I have argued that hopefulness is a fundamental existential structure of human existence and that specific and episodic hopes are expressions of this primordial hopefulness. Perhaps the most obvious evidence for this claim is the phenomenon of religion. Statistics gathered in 2005 indicate that there are 2.1 billion Christians in the world (33 per cent of the world's population), 1.5 billion Muslims (21 per cent), 900 million Hindus (14 per cent), 394 million adherents of Chinese traditional religions (6 per cent), 376 million Buddhists (6 per cent), and many other religious adherents besides. Those who describe themselves as non-religious constitute just 16 per cent of the world population and almost half of these still describe themselves as “theistic”. I regard these statistics as evidence for our primordial hopefulness because I consider religion to be an expression of that hopefulness. In this chapter I hope to justify this conviction and spell out its implications.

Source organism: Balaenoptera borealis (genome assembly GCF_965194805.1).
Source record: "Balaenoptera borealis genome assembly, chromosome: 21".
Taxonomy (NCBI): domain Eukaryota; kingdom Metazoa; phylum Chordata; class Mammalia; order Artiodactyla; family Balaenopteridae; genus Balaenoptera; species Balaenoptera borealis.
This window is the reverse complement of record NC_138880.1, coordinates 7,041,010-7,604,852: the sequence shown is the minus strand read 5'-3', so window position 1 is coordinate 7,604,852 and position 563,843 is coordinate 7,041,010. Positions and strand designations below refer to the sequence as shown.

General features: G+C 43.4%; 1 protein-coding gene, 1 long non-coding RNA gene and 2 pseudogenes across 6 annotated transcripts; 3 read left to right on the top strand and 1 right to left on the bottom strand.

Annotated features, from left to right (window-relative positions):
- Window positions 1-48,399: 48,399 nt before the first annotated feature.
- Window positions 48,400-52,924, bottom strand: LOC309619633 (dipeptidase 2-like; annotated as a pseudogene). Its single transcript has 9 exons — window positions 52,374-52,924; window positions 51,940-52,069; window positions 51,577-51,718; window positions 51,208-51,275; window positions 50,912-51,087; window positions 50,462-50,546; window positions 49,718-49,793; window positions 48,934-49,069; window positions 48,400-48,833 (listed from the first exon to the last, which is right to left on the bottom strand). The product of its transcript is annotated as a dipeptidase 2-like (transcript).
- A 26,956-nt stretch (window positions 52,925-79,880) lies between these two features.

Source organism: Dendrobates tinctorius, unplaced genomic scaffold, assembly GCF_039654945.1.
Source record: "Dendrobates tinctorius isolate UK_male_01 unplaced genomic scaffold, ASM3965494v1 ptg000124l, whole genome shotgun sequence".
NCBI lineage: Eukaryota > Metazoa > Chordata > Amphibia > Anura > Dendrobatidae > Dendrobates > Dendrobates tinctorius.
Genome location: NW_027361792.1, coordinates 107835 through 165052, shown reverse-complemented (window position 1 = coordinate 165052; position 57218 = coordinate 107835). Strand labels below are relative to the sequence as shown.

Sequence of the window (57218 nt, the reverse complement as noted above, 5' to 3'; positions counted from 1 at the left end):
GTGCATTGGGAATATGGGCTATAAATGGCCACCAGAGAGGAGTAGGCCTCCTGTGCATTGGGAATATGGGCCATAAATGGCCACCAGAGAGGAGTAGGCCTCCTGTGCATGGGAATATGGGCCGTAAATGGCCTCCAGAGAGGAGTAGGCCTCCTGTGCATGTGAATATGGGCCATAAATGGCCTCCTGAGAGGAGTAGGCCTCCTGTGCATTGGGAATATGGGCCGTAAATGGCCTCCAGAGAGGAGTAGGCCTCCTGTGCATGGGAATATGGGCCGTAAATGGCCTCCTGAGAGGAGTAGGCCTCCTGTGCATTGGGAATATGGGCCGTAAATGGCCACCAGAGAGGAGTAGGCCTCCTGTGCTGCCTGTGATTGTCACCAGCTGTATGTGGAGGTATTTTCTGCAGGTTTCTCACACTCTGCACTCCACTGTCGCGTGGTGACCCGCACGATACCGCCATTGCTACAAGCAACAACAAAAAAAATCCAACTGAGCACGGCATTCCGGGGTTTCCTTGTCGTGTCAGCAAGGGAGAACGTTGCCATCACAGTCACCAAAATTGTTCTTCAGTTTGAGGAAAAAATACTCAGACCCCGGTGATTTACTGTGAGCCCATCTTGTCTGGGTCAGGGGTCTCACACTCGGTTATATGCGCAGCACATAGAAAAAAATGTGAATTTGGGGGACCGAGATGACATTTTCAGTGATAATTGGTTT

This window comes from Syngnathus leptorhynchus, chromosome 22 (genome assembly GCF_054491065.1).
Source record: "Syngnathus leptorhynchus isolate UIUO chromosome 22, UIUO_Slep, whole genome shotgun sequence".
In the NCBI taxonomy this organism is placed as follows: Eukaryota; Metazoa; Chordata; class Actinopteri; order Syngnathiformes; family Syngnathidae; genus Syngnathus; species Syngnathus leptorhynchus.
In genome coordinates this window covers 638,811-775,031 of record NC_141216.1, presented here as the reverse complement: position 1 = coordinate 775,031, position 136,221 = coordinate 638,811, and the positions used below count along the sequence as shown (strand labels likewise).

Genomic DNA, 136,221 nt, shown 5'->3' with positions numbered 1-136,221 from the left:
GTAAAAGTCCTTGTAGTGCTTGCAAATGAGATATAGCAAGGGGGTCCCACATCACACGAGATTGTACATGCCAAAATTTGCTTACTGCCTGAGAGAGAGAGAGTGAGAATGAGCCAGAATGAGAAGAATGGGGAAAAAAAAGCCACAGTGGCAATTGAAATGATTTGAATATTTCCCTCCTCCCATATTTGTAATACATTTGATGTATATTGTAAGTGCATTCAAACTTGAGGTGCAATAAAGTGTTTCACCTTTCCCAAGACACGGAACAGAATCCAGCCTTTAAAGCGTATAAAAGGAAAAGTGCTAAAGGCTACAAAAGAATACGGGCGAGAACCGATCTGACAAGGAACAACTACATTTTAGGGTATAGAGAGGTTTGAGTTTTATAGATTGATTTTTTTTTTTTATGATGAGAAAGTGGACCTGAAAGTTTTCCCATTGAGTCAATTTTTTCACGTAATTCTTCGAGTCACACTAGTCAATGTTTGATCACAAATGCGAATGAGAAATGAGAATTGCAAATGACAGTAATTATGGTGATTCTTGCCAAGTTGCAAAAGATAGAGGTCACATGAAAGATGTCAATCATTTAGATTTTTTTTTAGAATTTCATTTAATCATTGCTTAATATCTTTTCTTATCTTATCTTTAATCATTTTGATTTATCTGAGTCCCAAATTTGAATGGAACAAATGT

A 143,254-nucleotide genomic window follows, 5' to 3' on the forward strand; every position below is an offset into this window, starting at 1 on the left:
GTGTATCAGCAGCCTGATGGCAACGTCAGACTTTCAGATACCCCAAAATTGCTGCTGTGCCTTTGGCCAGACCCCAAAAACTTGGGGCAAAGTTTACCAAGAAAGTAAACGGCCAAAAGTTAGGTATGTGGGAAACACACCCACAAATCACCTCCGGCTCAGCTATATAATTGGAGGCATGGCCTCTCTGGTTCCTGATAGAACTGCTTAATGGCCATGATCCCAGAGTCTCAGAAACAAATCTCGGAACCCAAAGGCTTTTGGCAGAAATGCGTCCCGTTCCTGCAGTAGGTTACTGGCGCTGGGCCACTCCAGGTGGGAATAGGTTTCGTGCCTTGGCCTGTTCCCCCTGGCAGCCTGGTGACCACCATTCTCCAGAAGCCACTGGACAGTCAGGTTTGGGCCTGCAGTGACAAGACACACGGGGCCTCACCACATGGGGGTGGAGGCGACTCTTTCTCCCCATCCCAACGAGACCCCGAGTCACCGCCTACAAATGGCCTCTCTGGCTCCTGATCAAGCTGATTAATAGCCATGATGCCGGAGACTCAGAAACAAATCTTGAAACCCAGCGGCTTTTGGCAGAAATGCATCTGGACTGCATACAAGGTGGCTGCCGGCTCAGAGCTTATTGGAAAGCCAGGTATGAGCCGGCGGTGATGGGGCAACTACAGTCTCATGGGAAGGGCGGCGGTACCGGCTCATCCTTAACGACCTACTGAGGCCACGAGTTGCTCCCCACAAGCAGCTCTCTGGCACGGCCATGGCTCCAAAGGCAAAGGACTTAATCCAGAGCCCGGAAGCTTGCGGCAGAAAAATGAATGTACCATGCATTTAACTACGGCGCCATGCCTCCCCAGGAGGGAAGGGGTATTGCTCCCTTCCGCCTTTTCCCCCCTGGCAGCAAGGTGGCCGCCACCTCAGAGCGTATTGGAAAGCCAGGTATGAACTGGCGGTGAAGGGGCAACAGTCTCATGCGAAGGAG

Like hope in other domains, religious hope is motivated by various needs, anxieties and concerns rather than mere fantasies or desires. Our lives are fragile, vulnerable, fallible and mortal. These and many other features of the human condition generate deep anxieties and concerns at the core of our being. As I noted in Chapter 3, it is our mortality that is the most pervasive source of dread and anxiety in our lives. We shall explore presently how religion has helped us face that dread, but outside a religious context we can only think that death will bring us oblivion.